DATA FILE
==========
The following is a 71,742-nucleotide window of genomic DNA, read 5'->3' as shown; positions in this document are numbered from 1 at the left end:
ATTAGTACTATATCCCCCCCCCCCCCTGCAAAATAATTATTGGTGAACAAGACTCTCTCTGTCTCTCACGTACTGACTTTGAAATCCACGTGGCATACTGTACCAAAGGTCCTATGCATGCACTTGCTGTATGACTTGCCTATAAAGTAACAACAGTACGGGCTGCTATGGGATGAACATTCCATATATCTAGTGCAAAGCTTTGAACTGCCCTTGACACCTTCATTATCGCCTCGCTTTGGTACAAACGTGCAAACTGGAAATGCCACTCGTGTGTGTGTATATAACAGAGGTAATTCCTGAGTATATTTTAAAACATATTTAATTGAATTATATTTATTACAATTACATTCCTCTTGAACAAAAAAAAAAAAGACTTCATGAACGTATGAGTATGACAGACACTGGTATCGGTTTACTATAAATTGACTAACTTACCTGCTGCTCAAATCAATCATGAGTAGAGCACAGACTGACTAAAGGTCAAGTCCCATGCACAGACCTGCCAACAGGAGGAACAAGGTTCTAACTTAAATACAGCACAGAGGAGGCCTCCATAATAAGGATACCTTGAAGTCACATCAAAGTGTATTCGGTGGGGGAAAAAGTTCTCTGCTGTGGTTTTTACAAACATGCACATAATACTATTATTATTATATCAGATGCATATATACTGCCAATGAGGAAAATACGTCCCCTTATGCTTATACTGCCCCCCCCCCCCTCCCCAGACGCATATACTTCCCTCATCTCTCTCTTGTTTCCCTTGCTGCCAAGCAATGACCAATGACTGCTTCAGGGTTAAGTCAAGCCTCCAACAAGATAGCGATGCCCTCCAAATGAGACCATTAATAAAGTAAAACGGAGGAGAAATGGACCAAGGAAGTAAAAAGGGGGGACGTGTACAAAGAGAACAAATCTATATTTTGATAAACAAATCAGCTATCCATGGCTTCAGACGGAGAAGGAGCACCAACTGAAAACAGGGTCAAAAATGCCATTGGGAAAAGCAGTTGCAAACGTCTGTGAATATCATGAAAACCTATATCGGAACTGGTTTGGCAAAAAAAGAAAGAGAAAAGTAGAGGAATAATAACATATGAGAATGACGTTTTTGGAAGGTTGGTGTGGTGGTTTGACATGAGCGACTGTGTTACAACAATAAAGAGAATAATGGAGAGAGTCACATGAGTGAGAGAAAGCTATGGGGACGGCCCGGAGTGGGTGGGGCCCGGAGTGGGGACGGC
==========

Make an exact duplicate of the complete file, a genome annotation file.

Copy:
The following is a 71,742-nucleotide window of genomic DNA, read 5'->3' as shown; positions in this document are numbered from 1 at the left end:
ATTAGTACTATATCCCCCCCCCCCCCTGCAAAATAATTATTGGTGAACAAGACTCTCTCTGTCTCTCACGTACTGACTTTGAAATCCACGTGGCATACTGTACCAAAGGTCCTATGCATGCACTTGCTGTATGACTTGCCTATAAAGTAACAACAGTACGGGCTGCTATGGGATGAACATTCCATATATCTAGTGCAAAGCTTTGAACTGCCCTTGACACCTTCATTATCGCCTCGCTTTGGTACAAACGTGCAAACTGGAAATGCCACTCGTGTGTGTGTATATAACAGAGGTAATTCCTGAGTATATTTTAAAACATATTTAATTGAATTATATTTATTACAATTACATTCCTCTTGAACAAAAAAAAAAAAGACTTCATGAACGTATGAGTATGACAGACACTGGTATCGGTTTACTATAAATTGACTAACTTACCTGCTGCTCAAATCAATCATGAGTAGAGCACAGACTGACTAAAGGTCAAGTCCCATGCACAGACCTGCCAACAGGAGGAACAAGGTTCTAACTTAAATACAGCACAGAGGAGGCCTCCATAATAAGGATACCTTGAAGTCACATCAAAGTGTATTCGGTGGGGGAAAAAGTTCTCTGCTGTGGTTTTTACAAACATGCACATAATACTATTATTATTATATCAGATGCATATATACTGCCAATGAGGAAAATACGTCCCCTTATGCTTATACTGCCCCCCCCCCCCTCCCCAGACGCATATACTTCCCTCATCTCTCTCTTGTTTCCCTTGCTGCCAAGCAATGACCAATGACTGCTTCAGGGTTAAGTCAAGCCTCCAACAAGATAGCGATGCCCTCCAAATGAGACCATTAATAAAGTAAAACGGAGGAGAAATGGACCAAGGAAGTAAAAAGGGGGGACGTGTACAAAGAGAACAAATCTATATTTTGATAAACAAATCAGCTATCCATGGCTTCAGACGGAGAAGGAGCACCAACTGAAAACAGGGTCAAAAATGCCATTGGGAAAAGCAGTTGCAAACGTCTGTGAATATCATGAAAACCTATATCGGAACTGGTTTGGCAAAAAAAGAAAGAGAAAAGTAGAGGAATAATAACATATGAGAATGACGTTTTTGGAAGGTTGGTGTGGTGGTTTGACATGAGCGACTGTGTTACAACAATAAAGAGAATAATGGAGAGAGTCACATGAGTGAGAGAAAGCTATGGGGACGGCCCGGAGTGGGTGGGGCCCGGAGTGGGGACGGC